Offbeat #4 - The Daughters of Zelophehad

The book of Numbers can seem like pretty dull reading, but its presence in Scripture is incredibly important. God had made three promises to Abraham and his descendants: that they would be a great nation, that they would have a land of their own, and that from them would come a blessing for the whole world. The book of Numbers serves as the proof of God’s fulfillment of the first two promises. It records, in great detail, the division of the land of Canaan among the tribes of Israel, which each comprised many thousands of people. It took hundreds of years and there were many bumps along the way, but God showed himself to be faithful.
 
In the midst of the account of the division of the land, we find the brief story of the daughters of Zelophehad: Mahlah, Noah, Hoglah, Milcah, and Tizrah (Num 27). Israel’s law declared that inheritance was to be distributed among the sons of the deceased. Zelophehad had perished in the desert wanderings of Israel but had left no sons, only daughters. With no sons, all his property would instead be given to his brothers. We’re told that Moses, Eleazer the priest, and the chiefs of all the people were gathered at the tent of meeting when Zelophehad’s five daughters approached and petitioned them saying, “Why should the name of our father be taken away from his clan because he had no son? Give to us a possession among our father’s brothers.”
 
Then we’re told that “Moses brought their case before the LORD. And the LORD said to Moses, ‘The daughters of Zelophehad are right. You shall give them possession of an inheritance among their father’s brothers and transfer the inheritance of their father to them.’” God went on to make a new law declaring that the same shall be done in any other similar cases. Not only did the women succeed in their own case, but they prompted God to yield similar protections to others.
 
Two things strike me about this brief story. First: the courage of the daughters. Women held lower status than men in that culture. For them to approach that imposing gathering of leaders with such a bold request shows incredible bravery. Second, I’m struck by the character of God. God’s response to the daughters’ request follows a pattern in scripture. Throughout his interactions with mankind, God shows special concern for the marginalized in society: the poor, the immigrant, and, in this case, women. We find this quality especially present in God incarnate. The book of Luke, in particular, repeatedly highlights Jesus’ elevation of women in a society prone to subjugate them.
 
Perhaps, though, some would argue that the request of the daughters was only a selfish grab at power and property or merely an attempt at self-preservation. The daughters, however, prove their character a few chapters later. In Numbers 36, the tribal heads complained to Moses that, if the daughters married outside of their tribe, their inheritance would pass outside of the tribe as well, fracturing the tribe’s allotment in Canaan. Once again, the case was brought before God, who agreed with the tribal heads. He told Moses that the daughters must marry within their own tribe. How did the women respond? “The daughters of Zelophehad did as the Lord commanded Moses” (Num. 36:10). Mahlah, Noah, Hoglah, Milcah, and Tizrah each married men from within their tribe. Their simple obedience shows that their concern was not merely for themselves but was truly for the honor of their father and their tribe. God preserved and protected them. Now they were willing to do their part to preserve and protect their community. What a great example of showing honor to parents and being faithful to community.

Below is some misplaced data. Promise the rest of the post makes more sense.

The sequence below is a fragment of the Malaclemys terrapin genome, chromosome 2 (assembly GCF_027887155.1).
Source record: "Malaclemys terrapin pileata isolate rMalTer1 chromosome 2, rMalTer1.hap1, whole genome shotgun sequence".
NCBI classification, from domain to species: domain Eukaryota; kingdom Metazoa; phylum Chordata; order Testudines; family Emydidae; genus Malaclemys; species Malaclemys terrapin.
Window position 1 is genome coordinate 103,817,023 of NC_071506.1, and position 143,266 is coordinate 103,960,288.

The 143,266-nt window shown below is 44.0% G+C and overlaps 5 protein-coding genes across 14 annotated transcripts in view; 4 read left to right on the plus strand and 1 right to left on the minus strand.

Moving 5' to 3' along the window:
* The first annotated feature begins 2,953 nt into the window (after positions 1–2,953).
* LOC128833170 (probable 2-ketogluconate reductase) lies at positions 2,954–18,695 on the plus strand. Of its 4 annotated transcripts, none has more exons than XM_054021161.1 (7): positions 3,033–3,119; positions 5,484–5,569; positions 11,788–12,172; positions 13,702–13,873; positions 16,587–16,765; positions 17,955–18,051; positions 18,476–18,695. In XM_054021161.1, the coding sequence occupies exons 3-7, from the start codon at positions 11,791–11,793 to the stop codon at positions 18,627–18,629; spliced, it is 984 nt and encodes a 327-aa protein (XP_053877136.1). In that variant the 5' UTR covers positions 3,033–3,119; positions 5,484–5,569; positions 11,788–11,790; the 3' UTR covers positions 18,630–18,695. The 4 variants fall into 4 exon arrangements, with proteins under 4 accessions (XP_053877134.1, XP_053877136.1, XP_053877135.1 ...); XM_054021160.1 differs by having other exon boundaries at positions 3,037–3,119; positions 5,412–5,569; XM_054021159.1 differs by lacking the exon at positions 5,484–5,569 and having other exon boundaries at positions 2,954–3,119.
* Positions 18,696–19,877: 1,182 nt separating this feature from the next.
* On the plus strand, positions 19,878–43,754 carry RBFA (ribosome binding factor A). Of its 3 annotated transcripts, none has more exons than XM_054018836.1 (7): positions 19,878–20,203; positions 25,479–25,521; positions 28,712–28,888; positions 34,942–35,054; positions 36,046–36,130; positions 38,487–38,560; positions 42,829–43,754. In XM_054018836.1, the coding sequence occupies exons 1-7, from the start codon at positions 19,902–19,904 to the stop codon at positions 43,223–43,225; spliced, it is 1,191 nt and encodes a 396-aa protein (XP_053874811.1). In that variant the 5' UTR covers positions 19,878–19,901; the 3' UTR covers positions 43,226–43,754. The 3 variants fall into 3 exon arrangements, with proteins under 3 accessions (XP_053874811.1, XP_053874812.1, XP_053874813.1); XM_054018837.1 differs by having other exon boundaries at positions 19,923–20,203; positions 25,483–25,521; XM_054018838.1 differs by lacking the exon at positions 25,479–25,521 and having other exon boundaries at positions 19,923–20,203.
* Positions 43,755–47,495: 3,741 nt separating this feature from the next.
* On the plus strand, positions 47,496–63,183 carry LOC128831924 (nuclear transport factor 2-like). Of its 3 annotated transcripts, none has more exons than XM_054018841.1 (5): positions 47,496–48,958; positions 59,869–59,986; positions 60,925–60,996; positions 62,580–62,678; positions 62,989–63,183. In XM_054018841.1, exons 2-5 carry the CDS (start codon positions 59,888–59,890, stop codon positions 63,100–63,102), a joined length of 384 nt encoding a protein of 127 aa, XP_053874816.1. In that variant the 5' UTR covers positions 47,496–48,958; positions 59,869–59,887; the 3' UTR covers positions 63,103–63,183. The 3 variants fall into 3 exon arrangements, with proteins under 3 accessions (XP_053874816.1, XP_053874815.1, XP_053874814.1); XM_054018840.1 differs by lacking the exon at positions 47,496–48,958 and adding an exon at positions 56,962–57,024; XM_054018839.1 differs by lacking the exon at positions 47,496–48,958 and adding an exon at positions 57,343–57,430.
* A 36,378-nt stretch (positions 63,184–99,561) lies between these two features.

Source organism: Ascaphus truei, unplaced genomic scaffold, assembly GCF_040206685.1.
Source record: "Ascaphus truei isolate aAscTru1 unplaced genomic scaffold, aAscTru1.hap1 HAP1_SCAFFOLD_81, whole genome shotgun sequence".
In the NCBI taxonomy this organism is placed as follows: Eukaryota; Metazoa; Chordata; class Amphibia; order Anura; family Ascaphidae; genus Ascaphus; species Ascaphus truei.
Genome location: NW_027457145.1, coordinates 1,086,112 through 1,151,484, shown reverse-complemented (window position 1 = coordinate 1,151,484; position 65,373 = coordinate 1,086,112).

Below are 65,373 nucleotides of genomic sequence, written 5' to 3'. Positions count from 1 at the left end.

Our highly individualistic culture is often at odds with this kind of communal thinking. The call of the people of God is to live counter-culturally, demonstrating God’s kingdom by emulating God’s special concern for the marginalized and by making life decisions with community in mind. This kind of counter-cultural living requires the kind of courage possessed by the daughters of Zelophehad.

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A Biblical Critique of Secular Justice and Critical Theory - Justice is a hot topic these days (and so it should be), but if we're to "do justly" as God commands, we need to understand what biblical justice is. In this paper, Tim Keller compares four secular models of justice with biblical justice.

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Missions Spotlight:
The Hoving Home

Hoving Home is doing a Virtual 5k fundraiser beginning on 9/5 and running through 9/12.  We are looking for participants to join in the fun!
 
Here is a link to register: https://hovinghome5k2020.funraise.org/
 
We hope you will join us! It is a great way for individuals or groups to participate in a community effort, even during these very different times.
  • Prayer for upcoming Graduation (9/26) and Virtual 5K
  • Prayer for our Renovation Projects
  • Prayer for our ladies continue on with the program, even though it is very different than our standard program design, which involves a lot of interaction and relationship building with volunteers, churches, pastors, and community.
  • Prayer for continued financial stability for the Home in these financially uncertain times.
  • Prayer for continued strength and stability for our staff team.
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